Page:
Cracking the Mystery: Researchers Uncover How Aspirin Inhibits Bowel Cancer

Colon Cancer Concept Illustration

Researchers have revealed how aspirin inhibits colorectal cancer by activating tumor-suppressing microRNAs, offering potential for its use as a preventive and therapeutic agent, especially in cancers where the p53 pathway is compromised.

Researchers at LMU have discovered a signaling pathway through which aspirin can can inhibit colorectal cancer.

Colorectal cancer, also known as bowel cancer, ranks as the world’s third most prevalent cancer type, with approximately 1.9 million new cases and 900,000 fatalities annually. Consequently, there is a critical demand for preventive measures. Aspirin/acetylsalicylic acid has proven to be one of the most promising candidates for the prevention of colorectal cancer.

Among other findings, studies have shown that when patients with cardiovascular diseases took low doses of aspirin over several years, it reduced their risk of colorectal cancer. Furthermore, aspirin can inhibit the progression of colorectal cancer. Now a team led by Heiko Hermeking, Professor of Experimental and Molecular Pathology at LMU, has investigated which molecular mechanisms mediate these effects.

Molecular Mechanisms Explored

As the researchers report in the journal Cell Death and Disease, aspirin induces the production of two tumor-suppressive microRNA molecules (miRNAs) called miR-34a and miR-34b/c. To do this, aspirin binds to and activates the enzyme AMPK, which in turn alters the transcription factor NRF2 such that it migrates into the cell nucleus and activates the expression of the miR-34 genes. For this activation to succeed, aspirin additionally suppresses the oncogene product c-MYC, which otherwise inhibits NRF2.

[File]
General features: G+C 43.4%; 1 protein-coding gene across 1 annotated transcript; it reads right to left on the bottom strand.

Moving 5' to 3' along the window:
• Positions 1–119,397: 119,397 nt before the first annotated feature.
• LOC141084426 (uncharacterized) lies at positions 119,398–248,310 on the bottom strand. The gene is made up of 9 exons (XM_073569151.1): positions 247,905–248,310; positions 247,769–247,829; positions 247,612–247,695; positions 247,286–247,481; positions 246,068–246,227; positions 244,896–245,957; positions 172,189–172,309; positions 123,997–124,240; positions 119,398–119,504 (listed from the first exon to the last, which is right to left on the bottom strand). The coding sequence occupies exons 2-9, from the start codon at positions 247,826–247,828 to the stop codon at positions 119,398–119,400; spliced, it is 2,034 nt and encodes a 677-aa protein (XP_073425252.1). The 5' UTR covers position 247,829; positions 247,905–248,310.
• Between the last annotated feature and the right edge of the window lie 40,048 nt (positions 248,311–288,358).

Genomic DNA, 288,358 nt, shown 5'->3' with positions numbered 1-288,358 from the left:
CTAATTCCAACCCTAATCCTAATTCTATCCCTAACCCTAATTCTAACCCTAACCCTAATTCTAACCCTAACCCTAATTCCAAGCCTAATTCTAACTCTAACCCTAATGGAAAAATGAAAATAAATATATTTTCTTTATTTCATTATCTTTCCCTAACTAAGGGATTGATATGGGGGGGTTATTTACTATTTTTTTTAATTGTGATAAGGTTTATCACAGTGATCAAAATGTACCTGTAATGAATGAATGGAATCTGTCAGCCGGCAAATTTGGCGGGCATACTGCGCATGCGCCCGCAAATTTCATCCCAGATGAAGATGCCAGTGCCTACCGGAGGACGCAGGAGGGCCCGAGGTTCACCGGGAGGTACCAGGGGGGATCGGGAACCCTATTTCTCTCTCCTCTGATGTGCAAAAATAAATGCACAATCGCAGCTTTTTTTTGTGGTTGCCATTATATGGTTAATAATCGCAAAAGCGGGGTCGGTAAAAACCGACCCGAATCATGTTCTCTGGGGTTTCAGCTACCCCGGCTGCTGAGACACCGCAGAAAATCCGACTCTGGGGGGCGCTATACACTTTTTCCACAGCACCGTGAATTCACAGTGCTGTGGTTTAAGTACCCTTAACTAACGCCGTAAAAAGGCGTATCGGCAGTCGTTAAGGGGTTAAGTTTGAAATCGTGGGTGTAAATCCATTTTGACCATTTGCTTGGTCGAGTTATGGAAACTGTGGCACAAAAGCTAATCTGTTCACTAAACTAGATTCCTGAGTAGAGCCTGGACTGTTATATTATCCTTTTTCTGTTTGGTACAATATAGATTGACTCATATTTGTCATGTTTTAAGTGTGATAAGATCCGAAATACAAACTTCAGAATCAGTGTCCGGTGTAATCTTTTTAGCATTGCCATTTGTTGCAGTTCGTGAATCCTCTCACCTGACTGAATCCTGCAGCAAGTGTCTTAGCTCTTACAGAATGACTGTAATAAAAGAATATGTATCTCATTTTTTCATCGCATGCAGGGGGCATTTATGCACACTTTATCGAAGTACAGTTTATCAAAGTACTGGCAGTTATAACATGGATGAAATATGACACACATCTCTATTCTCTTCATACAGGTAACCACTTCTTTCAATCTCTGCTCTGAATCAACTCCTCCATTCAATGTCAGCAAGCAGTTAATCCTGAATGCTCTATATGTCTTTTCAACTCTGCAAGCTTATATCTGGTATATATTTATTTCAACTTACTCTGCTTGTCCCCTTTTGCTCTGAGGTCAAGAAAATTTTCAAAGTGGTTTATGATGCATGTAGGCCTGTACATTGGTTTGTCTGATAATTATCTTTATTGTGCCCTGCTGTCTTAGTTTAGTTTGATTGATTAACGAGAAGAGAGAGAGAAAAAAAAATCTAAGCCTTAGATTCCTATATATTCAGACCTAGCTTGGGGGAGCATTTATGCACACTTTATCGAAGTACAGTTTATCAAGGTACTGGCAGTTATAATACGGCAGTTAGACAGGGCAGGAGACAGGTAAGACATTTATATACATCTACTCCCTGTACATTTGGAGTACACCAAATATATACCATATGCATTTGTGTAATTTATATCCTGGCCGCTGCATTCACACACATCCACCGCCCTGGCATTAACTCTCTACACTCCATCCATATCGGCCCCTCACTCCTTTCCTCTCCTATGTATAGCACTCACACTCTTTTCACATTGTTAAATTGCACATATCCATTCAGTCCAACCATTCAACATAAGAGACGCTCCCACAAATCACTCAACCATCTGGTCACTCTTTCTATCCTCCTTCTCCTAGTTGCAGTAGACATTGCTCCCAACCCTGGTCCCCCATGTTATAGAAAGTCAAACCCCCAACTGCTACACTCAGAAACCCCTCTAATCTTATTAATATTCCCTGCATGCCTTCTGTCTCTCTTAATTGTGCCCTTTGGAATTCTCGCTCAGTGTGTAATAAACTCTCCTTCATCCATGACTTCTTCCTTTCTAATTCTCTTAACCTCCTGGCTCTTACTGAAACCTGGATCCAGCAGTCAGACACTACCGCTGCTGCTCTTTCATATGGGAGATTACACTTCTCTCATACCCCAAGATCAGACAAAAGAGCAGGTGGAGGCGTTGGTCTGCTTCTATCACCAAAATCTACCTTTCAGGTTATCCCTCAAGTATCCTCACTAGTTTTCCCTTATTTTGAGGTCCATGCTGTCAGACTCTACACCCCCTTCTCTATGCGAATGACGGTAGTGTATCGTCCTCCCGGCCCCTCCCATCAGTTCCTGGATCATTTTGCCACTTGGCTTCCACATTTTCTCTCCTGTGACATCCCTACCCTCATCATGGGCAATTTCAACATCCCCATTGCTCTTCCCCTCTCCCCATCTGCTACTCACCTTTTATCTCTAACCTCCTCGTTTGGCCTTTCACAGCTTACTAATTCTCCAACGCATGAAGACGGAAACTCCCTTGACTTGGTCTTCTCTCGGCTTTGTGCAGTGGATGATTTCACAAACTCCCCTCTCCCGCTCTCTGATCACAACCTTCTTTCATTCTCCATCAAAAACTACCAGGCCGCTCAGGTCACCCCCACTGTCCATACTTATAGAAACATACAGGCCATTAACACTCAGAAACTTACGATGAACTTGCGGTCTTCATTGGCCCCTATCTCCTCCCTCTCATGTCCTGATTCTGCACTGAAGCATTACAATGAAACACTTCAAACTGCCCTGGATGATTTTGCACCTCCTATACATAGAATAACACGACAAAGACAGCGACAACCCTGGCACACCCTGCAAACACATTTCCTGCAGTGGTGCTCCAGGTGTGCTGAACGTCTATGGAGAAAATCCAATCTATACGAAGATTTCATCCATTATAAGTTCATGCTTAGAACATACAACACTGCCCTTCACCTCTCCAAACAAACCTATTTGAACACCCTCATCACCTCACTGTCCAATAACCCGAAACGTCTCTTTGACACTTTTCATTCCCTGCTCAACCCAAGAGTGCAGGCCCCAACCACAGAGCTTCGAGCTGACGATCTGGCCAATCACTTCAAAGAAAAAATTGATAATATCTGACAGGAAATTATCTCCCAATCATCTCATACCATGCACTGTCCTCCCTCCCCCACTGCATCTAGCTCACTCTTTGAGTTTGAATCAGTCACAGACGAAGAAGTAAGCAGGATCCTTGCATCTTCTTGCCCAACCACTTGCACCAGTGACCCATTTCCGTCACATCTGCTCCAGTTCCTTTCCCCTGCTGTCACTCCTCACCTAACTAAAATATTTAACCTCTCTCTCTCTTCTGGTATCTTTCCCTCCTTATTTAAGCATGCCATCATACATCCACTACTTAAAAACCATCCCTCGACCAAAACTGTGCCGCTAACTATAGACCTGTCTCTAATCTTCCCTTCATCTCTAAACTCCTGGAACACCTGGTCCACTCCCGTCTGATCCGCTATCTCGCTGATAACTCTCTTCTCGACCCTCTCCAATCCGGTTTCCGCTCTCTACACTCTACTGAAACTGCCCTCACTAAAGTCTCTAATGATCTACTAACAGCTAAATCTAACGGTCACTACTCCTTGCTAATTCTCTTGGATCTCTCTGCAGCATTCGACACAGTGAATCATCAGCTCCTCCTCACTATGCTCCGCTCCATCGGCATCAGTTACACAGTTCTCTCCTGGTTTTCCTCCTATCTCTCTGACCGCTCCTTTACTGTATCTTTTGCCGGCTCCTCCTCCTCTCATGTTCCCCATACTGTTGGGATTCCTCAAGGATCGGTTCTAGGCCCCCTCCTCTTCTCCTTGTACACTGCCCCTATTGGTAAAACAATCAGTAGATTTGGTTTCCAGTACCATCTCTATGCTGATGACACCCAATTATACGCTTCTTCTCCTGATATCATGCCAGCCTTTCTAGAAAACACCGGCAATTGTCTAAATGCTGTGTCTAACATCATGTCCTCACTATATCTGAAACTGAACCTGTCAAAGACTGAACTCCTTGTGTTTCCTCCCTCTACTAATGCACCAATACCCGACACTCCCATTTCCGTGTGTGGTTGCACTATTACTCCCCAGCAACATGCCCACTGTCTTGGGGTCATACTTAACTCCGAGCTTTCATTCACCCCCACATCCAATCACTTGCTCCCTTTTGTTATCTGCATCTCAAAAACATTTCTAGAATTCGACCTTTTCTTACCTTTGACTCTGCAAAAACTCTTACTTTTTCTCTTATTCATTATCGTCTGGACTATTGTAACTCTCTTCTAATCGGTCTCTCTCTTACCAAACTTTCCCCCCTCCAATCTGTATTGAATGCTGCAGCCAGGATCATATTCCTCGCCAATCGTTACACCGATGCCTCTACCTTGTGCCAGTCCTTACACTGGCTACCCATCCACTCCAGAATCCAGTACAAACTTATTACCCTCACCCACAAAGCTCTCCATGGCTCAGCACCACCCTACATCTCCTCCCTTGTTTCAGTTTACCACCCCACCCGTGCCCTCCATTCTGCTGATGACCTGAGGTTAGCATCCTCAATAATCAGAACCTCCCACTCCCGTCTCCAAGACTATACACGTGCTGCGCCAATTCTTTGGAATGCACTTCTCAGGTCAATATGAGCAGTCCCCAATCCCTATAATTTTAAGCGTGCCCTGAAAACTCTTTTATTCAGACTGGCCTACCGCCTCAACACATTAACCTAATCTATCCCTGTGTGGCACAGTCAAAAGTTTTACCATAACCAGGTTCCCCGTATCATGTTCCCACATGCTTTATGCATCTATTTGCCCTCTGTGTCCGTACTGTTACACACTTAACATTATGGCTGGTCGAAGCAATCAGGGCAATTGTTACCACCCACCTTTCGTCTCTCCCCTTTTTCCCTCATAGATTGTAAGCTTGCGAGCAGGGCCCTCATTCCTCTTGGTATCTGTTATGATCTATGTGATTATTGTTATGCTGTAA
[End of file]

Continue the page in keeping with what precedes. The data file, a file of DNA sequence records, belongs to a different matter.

Overall, the results show that the miR-34 genes are necessary for mediating the inhibiting effect of aspirin on colorectal cancer cells. Aspirin was thus unable to prevent migration, invasion, and metastasis in miR-34-deficient cancer cells. It was already known that the miR-34 genes are induced by the transcription factor p53 and mediate its effects. “Our results show, however, that activation of the miR-34 genes by aspirin takes place independently of the p53 signaling pathway,” says Hermeking. “This is important because the p53-encoding gene is the most commonly inactivated tumor suppressor gene in colorectal cancer. In most other kinds of cancer, moreover, p53 is inactivated by mutations or viruses in the majority of cases. Aspirin could therefore be employed therapeutically in such cases in the future.”

Reference: “Salicylate induces AMPK and inhibits c-MYC to activate a NRF2/ARE/miR-34a/b/c cascade resulting in suppression of colorectal cancer metastasis” by Chunfeng Liu, Matjaz Rokavec, Zekai Huang and Heiko Hermeking, 28 October 2023, Cell Death & Disease.
DOI: 10.1038/s41419-023-06226-9

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